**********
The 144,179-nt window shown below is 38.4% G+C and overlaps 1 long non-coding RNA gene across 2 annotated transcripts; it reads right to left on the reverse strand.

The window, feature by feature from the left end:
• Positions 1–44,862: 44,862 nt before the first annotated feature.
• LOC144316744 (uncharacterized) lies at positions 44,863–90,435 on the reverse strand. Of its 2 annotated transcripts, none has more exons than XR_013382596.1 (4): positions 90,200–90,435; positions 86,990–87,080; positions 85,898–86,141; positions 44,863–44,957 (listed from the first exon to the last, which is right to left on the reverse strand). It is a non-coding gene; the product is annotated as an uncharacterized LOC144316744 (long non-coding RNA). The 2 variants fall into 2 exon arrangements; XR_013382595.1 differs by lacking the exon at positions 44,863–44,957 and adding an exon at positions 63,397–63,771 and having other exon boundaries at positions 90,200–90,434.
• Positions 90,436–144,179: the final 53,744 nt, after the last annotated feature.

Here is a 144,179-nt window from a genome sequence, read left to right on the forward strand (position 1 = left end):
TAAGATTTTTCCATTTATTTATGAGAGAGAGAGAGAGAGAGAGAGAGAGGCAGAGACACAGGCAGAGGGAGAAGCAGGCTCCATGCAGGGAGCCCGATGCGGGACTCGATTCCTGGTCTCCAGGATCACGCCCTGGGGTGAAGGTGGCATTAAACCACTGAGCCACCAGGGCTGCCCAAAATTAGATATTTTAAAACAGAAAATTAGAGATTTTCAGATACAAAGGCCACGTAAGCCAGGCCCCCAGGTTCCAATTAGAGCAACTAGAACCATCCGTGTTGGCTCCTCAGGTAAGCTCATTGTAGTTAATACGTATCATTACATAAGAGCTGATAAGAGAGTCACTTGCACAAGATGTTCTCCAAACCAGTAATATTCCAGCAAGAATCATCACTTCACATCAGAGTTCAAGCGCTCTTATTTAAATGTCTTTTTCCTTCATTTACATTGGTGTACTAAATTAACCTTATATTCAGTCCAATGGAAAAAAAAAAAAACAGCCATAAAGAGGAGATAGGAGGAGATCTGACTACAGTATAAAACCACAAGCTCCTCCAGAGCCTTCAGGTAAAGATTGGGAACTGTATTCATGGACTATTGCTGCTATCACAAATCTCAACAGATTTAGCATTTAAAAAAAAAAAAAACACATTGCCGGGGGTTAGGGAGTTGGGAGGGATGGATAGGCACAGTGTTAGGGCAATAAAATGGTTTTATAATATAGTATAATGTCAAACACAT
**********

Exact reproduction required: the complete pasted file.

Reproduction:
The 144,179-nt window shown below is 38.4% G+C and overlaps 1 long non-coding RNA gene across 2 annotated transcripts; it reads right to left on the reverse strand.

The window, feature by feature from the left end:
• Positions 1–44,862: 44,862 nt before the first annotated feature.
• LOC144316744 (uncharacterized) lies at positions 44,863–90,435 on the reverse strand. Of its 2 annotated transcripts, none has more exons than XR_013382596.1 (4): positions 90,200–90,435; positions 86,990–87,080; positions 85,898–86,141; positions 44,863–44,957 (listed from the first exon to the last, which is right to left on the reverse strand). It is a non-coding gene; the product is annotated as an uncharacterized LOC144316744 (long non-coding RNA). The 2 variants fall into 2 exon arrangements; XR_013382595.1 differs by lacking the exon at positions 44,863–44,957 and adding an exon at positions 63,397–63,771 and having other exon boundaries at positions 90,200–90,434.
• Positions 90,436–144,179: the final 53,744 nt, after the last annotated feature.

Here is a 144,179-nt window from a genome sequence, read left to right on the forward strand (position 1 = left end):
TAAGATTTTTCCATTTATTTATGAGAGAGAGAGAGAGAGAGAGAGAGAGGCAGAGACACAGGCAGAGGGAGAAGCAGGCTCCATGCAGGGAGCCCGATGCGGGACTCGATTCCTGGTCTCCAGGATCACGCCCTGGGGTGAAGGTGGCATTAAACCACTGAGCCACCAGGGCTGCCCAAAATTAGATATTTTAAAACAGAAAATTAGAGATTTTCAGATACAAAGGCCACGTAAGCCAGGCCCCCAGGTTCCAATTAGAGCAACTAGAACCATCCGTGTTGGCTCCTCAGGTAAGCTCATTGTAGTTAATACGTATCATTACATAAGAGCTGATAAGAGAGTCACTTGCACAAGATGTTCTCCAAACCAGTAATATTCCAGCAAGAATCATCACTTCACATCAGAGTTCAAGCGCTCTTATTTAAATGTCTTTTTCCTTCATTTACATTGGTGTACTAAATTAACCTTATATTCAGTCCAATGGAAAAAAAAAAAAACAGCCATAAAGAGGAGATAGGAGGAGATCTGACTACAGTATAAAACCACAAGCTCCTCCAGAGCCTTCAGGTAAAGATTGGGAACTGTATTCATGGACTATTGCTGCTATCACAAATCTCAACAGATTTAGCATTTAAAAAAAAAAAAAACACATTGCCGGGGGTTAGGGAGTTGGGAGGGATGGATAGGCACAGTGTTAGGGCAATAAAATGGTTTTATAATATAGTATAATGTCAAACACAT